KHURTOVA & BOURLANGES - the duo tracking a correlation between star constellations and French geography.
We meet Elena Khurtova and Marie Ilse Bourlanges – an artist duo on a mission to challenge ‘the regime of utility’. We find out if there is correlation between star constellations and French geography.
How did you meet and why did you decide to work together?
We met in 2003 at the Gerrit Rietveld Academie in Amsterdam, where we both studied Architectural design. We became friends quite soon and were discussing our projects for hours, often staying at each other’s place to work over night. During her graduation in 2007 Elena decided to deepen her skills and knowledge with ceramic, especially mold-making and casting. She first sought specialists advice at CorUnum, a prestigious ceramic manufacturer in the Netherlands, and later worked in partnership with Sint Joost academy in Den Bosch. After her graduation from Architectural design in 2006, Marie Ilse continued her study further in TXT (textile design) at the Rietveld Academy, and graduated in 2008. We obviously realized how much we share a particular fascination for processes and materials, and especially the conceptual value of techniques found in ceramic and textile realms. We started working together on isolated projects from 2009 onwards, and in 2011 we dived into a residency program at the EKWC (European Ceramic Work Centre) in Den Bosch. This period was a true turning point, enabling us to position ourselves as an artist duo.
What is the key to your successful partnership?
Above everything, we are friends :) We try to give each other enough space and exibility but always aspire to motivate each other further with work and new ideas. We also often collaborate with other artists or graphic designers, which enrich our partnership with other input.
You described your work as a challenge to the ‘regime of utility’?
It is a term a dear friend of ours came up with, Mark Leegsma. Through writing – Mark is both a master in philosophy and psychology – he helped us formulate what our fascination and direction was really about: trained both as designers we were clearly interested in investigating and reflecting on the impact of use/usage on the body, objects and elements of space. However we early on knew that we wanted to dissociate ourselves from a common understanding of ‘design = function’, as we didn’t find enough meaning in making more stuff to be used. At that time we were in a residency at EKWC researching on visualising patterns of cancerous growth through Internet data translating them into 3dimensional tessellation landscape, later casting them into pristine bone china clay. The resulting ‘E/merging patterns’ offer an experience of the body that begins where the usefulness of the healthy body ends, which for us was a key stone in defining a challenge to the ‘regime of utility’.
In THE SKY IS ON THE EARTH you investigate the theory of Marie’s grandfather - the author Jacques Bourlange about correlation between star constellations and French geography?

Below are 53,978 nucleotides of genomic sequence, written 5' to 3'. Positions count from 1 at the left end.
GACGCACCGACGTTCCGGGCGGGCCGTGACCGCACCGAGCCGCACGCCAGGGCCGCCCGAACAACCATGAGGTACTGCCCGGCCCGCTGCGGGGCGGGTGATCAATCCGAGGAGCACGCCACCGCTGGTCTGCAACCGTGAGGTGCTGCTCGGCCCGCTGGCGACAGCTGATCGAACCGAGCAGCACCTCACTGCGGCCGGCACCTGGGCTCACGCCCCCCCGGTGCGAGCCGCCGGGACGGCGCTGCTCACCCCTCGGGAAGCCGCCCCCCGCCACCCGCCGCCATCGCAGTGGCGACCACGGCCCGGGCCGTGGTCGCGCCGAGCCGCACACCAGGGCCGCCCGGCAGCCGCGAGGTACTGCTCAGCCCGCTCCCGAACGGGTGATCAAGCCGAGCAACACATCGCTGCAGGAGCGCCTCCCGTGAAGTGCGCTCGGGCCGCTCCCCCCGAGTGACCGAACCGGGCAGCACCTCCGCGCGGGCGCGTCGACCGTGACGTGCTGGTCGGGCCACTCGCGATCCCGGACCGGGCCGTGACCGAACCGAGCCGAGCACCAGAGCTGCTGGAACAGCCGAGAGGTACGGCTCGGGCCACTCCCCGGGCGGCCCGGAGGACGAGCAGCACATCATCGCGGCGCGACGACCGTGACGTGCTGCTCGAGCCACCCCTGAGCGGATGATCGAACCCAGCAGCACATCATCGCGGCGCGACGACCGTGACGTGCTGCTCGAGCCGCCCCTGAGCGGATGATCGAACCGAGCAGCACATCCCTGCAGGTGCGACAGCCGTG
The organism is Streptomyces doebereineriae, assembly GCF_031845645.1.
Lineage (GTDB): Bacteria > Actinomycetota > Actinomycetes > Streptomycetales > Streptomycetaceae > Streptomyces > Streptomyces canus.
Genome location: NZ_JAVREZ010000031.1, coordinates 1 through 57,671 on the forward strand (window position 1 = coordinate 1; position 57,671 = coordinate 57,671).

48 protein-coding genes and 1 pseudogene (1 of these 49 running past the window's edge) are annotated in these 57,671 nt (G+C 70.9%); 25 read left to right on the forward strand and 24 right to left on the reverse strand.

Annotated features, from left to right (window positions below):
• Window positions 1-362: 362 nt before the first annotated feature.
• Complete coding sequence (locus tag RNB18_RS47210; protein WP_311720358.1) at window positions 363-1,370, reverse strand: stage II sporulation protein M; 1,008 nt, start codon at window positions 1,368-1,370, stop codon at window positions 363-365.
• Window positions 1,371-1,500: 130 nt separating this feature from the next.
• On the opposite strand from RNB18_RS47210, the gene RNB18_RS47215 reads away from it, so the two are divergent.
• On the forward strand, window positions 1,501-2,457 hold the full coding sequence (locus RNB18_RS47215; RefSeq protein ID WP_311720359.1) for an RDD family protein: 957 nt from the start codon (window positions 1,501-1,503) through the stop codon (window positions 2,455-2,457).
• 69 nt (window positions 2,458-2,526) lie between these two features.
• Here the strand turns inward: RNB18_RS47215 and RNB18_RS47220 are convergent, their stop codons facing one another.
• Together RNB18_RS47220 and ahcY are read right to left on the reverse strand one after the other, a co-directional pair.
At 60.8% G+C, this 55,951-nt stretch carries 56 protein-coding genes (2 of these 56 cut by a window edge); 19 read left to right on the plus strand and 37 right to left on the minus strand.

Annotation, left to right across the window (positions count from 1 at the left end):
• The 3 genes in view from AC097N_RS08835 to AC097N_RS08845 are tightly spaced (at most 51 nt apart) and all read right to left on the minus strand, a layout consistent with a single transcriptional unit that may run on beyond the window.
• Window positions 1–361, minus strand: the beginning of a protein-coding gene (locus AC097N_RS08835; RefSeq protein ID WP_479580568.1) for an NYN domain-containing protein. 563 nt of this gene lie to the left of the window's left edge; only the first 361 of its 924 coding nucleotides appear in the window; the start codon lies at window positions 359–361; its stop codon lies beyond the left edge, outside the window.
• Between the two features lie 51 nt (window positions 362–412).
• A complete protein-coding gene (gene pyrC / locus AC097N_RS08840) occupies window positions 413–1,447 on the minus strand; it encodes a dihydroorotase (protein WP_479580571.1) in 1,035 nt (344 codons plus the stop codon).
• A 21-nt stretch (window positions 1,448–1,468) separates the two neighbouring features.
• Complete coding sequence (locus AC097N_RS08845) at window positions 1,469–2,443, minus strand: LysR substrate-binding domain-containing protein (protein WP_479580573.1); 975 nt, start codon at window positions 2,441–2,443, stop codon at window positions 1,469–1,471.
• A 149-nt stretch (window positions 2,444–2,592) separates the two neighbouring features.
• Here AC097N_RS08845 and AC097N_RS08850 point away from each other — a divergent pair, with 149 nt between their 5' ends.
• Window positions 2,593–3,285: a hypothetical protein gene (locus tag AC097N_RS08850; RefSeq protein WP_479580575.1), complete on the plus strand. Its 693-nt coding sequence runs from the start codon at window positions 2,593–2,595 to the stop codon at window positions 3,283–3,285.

In 2013 Marie Ilse inherited the archive of her grandfather that waited in oblivion at her father’s workspace since 1991. It was like discovering a hidden treasure, the obsessive research of an estranged relative, who had spent many years investigating a correlation between star constellations and the French geography. We both decided to research and intervene with this unique material. The archive itself bare a specific analogue quality, with profusion of hand-made folders, hand-written notes, maps covered with geometric lines and gures, etc... Its content is even more fascinating as it unravels material and immaterial connections between elements, names and places. We started the project with a 6 months residency in Paris at Atelier Holsboer and continue developing it until now, thanks to the generous support of the Mondriaan Fonds and Stichting Stokroos.
For the project you researched 24 archive boxes of maps, notes and sketches covering toponymy, legends and symbols, geography, astronomy and astrology, as well as genealogy and heraldic study of French Noble families –how did you decide what to use?
When we first opened the archive (during our residency in Paris) it was a very overwhelming experience. We sought advice from different experts from the fields Jacques (Marie Ilse’ grandfather) had investigated: a toponymist, a mathematician, an archivist, an esoteric specialist as well as ’spiritual leader’ :) This research was archived in the form of recorded conversations as a base for the project. Later we developed a seven chapters plan, touching upon either the content of the archive, its formal quality and finally the man behind the theory. We are now at chapter four and processing the last three chapters. Our method has been shaped through the process, where we mix original elements of the archive and new sculptural interventions we create, creating dialogue with each other. In that way we intend to create bridges between Jacques’ research and our own interpretation of it, in a more direct visual and material way.
Based on your research is there a likely correlation between star constellations and French geography?